Second, the idea that Anne McLellan and the Chretien Liberals decided there was a need to create a culture of safety and responsibility around the ownership and use of guns is both stupid and insulting. In the long-standing culture of hunting and shooting sports in Canada, safety, especially gun safety, has always been paramount. Historically, it is true that both the federal and provincial governments have had a legitimate interest in fostering safety in hunting and the shooting sports. Concerning the shooting sports, the Dominion of Canada Rifle Association (DCRA) was founded in 1868, incorporated by an Act of Parliament 63-64 Victoria Chapter 99, and assented to on July 7, 1890, with the express purpose to promote and encourage the training of marksmanship throughout Canada. Furthermore, there are Provincial Rifle Associations for each of the following provinces: Alberta Provincial Rifle Association (1902), Manitoba Provincial Rifle Association (1872), Nova Scotia Rifle Association (1861), Ontario Rifle Association (1868), Prince Edward Island Rifle Association (1861), Province of Quebec Rifle Association (1869), Royal New Brunswick Rifle Association (1866), Saskatchewan Provincial Rifle Association (1885), Newfoundland and Labrador Shooting Association.
In addition to the national and provincial rifle associations across Canada, there is a multitude of shooting clubs. Firearms Canada maintains a comprehensive listing of gun clubs in Canada. One of these gun clubs w is the Eastern Ontario Shooting Club (EOSC), a club whose ranges I use in sighting in my Browning X-Bolt Medallion rifle, left-hand, 30.06 and Excalibur crossbow in getting ready for the deer season. The motto of the EOSC is “Our sights are on safety,” and it, like many other shooting ranges, be they for rifle and pistol shooting or skeet and trap ranges for shotguns, stresses safety. People who are interested in taking up shooting sports are introduced to the sport under the strict supervision of seasoned club members. The latter serve as range officers, seeing that safety regulations are strictly observed. Shooting sports remain an integral part of Canadian culture, a safe and accessible past-time Canadians enjoyed going back in the history of Canada even before Confederation in 1867.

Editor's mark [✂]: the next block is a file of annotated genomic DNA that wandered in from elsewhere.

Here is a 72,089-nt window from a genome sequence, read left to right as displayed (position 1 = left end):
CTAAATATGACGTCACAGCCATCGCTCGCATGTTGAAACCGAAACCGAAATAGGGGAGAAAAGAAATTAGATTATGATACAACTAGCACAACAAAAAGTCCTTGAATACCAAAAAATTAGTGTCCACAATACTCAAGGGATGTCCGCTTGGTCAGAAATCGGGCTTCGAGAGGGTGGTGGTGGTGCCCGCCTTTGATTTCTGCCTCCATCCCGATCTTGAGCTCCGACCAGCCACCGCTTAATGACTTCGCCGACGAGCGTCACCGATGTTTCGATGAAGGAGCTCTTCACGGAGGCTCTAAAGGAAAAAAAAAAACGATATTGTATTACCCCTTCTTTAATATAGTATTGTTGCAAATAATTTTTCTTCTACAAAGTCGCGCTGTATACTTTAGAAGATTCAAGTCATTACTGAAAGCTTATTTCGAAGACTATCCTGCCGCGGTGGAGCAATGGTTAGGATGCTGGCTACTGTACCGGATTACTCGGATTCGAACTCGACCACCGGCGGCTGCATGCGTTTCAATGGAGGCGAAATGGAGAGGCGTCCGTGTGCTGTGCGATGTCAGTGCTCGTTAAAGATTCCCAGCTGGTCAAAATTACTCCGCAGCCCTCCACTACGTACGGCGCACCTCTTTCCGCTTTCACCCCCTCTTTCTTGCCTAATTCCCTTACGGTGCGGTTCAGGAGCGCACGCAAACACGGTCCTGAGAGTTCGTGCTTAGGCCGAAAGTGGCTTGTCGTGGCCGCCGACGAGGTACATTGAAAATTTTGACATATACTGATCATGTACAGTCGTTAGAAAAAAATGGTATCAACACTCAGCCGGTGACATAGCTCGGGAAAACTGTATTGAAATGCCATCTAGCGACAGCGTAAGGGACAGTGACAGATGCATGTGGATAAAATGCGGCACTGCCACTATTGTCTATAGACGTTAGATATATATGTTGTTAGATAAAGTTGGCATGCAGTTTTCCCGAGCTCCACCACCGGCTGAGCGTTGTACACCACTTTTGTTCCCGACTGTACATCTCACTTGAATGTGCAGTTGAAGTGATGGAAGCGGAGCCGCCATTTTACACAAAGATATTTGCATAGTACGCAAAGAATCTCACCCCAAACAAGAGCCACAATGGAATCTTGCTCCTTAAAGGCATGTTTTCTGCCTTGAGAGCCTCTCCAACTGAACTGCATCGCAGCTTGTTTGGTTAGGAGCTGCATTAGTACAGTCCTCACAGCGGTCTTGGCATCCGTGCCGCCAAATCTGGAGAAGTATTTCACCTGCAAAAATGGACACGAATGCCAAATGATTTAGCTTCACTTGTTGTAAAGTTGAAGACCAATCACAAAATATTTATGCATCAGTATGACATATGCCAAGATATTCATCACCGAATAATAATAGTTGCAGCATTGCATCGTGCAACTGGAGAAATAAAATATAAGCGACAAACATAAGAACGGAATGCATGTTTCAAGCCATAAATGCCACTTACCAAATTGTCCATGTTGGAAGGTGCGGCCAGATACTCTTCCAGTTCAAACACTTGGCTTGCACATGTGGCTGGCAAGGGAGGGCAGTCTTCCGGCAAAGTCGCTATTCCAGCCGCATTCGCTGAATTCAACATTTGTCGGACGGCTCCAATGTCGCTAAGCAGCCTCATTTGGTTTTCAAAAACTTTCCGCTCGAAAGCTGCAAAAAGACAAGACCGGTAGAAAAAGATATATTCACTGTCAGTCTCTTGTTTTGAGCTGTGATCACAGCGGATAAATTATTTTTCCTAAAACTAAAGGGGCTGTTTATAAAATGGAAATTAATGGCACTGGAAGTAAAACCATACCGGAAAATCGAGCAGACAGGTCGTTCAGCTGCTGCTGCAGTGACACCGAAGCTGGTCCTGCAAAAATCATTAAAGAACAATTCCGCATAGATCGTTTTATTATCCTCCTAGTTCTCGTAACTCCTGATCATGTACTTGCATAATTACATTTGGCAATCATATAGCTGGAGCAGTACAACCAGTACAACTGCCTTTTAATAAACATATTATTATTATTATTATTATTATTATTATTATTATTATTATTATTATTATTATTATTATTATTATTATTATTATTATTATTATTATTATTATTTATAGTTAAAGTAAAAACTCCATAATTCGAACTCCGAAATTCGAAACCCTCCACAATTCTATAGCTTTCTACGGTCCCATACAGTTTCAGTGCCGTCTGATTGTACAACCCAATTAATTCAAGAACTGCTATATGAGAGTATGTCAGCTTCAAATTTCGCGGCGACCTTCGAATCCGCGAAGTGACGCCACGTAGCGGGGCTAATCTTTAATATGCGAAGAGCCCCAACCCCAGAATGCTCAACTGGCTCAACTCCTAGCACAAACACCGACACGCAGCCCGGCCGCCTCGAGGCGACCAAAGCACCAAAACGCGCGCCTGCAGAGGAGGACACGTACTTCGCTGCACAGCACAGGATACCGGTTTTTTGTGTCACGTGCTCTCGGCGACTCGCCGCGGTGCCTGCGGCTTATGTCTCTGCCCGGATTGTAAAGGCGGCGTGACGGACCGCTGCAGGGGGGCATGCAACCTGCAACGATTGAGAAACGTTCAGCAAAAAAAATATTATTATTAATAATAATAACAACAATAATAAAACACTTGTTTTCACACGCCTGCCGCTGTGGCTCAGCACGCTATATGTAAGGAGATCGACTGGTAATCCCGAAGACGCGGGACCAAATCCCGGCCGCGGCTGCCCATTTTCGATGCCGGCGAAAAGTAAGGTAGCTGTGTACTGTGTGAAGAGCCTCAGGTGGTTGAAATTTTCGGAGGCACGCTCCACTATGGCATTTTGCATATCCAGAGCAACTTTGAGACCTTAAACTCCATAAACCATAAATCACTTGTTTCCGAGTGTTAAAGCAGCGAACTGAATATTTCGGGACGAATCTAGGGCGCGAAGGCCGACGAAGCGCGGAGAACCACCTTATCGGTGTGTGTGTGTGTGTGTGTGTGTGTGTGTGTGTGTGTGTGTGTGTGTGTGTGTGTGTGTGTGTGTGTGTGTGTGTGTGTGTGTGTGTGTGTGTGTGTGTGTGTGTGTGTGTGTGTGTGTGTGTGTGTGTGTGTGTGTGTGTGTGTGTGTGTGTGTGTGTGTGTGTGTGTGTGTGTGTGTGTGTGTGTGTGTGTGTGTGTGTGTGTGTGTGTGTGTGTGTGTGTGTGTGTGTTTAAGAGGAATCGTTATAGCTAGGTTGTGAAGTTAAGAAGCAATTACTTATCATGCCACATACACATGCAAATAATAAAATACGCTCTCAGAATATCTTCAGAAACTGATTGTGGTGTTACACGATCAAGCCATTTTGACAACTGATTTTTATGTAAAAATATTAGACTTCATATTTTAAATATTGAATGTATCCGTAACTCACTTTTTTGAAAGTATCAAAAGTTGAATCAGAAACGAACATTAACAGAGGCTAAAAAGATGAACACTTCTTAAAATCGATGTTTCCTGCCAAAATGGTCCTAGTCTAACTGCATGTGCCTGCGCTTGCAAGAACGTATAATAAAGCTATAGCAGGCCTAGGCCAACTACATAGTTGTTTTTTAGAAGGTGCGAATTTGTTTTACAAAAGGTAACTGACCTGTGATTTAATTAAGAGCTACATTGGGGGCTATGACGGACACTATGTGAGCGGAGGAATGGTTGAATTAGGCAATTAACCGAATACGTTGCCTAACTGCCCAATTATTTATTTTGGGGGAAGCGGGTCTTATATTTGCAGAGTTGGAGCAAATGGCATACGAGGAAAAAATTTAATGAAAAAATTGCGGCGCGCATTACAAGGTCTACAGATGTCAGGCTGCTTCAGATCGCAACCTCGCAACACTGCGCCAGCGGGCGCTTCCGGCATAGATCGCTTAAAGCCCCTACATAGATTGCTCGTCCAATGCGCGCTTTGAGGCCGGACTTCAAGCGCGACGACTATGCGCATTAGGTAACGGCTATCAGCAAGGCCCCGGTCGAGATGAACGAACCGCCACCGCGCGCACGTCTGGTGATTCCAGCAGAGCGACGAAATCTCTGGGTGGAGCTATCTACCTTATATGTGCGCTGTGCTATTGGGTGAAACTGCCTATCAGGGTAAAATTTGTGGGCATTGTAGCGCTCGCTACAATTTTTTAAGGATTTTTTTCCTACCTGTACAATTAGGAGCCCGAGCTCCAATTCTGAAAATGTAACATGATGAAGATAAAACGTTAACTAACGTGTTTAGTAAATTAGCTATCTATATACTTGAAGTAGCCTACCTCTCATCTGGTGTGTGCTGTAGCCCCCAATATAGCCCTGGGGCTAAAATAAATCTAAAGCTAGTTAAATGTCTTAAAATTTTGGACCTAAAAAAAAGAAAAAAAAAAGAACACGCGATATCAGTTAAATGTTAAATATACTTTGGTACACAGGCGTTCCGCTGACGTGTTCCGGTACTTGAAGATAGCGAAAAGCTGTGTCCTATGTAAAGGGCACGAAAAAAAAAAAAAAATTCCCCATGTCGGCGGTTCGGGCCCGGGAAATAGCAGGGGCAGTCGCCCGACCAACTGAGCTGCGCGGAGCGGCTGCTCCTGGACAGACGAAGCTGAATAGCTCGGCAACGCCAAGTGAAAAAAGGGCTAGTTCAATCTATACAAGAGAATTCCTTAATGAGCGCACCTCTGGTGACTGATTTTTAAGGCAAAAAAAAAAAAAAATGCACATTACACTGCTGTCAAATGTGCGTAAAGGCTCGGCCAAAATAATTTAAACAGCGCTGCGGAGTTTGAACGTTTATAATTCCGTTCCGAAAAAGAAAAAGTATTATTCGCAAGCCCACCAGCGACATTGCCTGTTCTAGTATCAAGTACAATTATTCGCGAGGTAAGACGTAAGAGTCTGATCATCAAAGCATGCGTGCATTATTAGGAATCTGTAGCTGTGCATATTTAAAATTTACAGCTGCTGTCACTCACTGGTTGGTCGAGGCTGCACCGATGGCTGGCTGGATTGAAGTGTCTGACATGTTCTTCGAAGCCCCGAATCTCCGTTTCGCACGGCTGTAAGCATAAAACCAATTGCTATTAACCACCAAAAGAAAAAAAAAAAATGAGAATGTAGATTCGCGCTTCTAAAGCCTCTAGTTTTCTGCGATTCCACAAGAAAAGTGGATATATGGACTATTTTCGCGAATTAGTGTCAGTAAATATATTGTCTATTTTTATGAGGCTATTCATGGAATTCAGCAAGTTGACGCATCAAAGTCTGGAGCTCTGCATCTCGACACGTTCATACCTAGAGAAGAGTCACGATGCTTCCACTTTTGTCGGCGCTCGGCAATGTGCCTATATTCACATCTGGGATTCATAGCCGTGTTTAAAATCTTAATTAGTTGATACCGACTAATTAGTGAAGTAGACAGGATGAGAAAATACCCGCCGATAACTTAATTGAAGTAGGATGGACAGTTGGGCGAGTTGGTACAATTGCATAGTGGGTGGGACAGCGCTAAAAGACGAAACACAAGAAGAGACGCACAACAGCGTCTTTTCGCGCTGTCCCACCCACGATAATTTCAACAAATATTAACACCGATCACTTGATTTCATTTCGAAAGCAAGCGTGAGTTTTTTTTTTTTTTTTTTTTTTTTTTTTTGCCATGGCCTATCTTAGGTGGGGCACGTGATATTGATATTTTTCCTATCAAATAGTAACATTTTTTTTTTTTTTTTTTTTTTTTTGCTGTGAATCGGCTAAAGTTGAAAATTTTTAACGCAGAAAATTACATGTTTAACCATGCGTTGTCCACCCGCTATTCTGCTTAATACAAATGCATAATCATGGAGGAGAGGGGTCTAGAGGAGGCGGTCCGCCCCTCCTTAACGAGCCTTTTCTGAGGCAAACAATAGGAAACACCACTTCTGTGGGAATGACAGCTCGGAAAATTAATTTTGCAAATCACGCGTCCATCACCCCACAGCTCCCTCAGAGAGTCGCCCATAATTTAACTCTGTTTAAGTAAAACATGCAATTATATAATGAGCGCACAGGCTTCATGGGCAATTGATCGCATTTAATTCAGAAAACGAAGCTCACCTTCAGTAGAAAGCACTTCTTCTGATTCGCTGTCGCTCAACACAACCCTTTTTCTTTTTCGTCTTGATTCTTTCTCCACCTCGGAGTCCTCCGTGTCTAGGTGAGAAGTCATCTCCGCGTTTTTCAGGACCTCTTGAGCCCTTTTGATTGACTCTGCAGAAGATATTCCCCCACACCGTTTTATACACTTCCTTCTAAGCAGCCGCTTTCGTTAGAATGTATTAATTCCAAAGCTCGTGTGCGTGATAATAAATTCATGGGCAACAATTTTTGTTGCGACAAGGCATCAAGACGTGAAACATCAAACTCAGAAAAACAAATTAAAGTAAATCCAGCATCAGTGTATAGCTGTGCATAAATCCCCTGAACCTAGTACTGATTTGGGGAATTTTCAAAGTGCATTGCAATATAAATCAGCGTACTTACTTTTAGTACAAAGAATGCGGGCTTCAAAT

Provincial and Territorial governments maintain ministries and departments of natural resources to manage wildlife resources. They set hunting seasons, bag limits, issue hunting licenses (seeing that first-time applicants undergo hunter safety training and examinations before getting their hunting license). They determine what kinds of guns may be used for hunting in more densely populated areas. The federal government manages migratory game bird hunting, issuing licenses for this purpose. In conjunction with the various ministries and departments of natural resources, groups representing the interests of hunters such as the Ontario Federation of Anglers and Hunters (OFAH) (founded in 1928), take part in the training and mentoring of new hunters, conservation projects, and has a roster of more than 100,000 OFAH members. Along with the larger organizations, such as the OFAH, there are no shortage of smaller hunting clubs. The familiar deer and moose camps that groups of hunting buddies form and manage, there are professional guides and outfitters, all of which stress safe and ethical hunting practices.
Given the reality of the long-standing safe and peaceful hunting and sport shooting culture that exists in Canadian society, where did Anne McLellan and the Chretien Liberals get the notion it was necessary to create a culture of safety and responsibility around the ownership and use of guns? The Canadian Firearms Act has nothing to do with safety and responsibility. The only purpose it serves is to advance gun prohibition through taxation and regulation on lawful gun ownership. In light of the recent reclassification of the Swiss Arms and the CZ858, despite having been lawful to own in Canada since 2001 and 2007 respectively, Canada’s gun owners have no choice but to stand firm and make no more concessions to gun prohibitionists. What is needed is a repeal of the Canadian Firearms Act (in its present form), a return to the process of certification, rather than licensing, of those who want to lawfully acquire and use firearms and the return of the classification system for firearms (non restricted, restricted and prohibited) to the purview of parliament and with the addition of new or revised regulations subject to a full public review. If hunting and sport shooting are to remain an integral part of Canadian culture, nothing less will suffice.
Posted by Geoffrey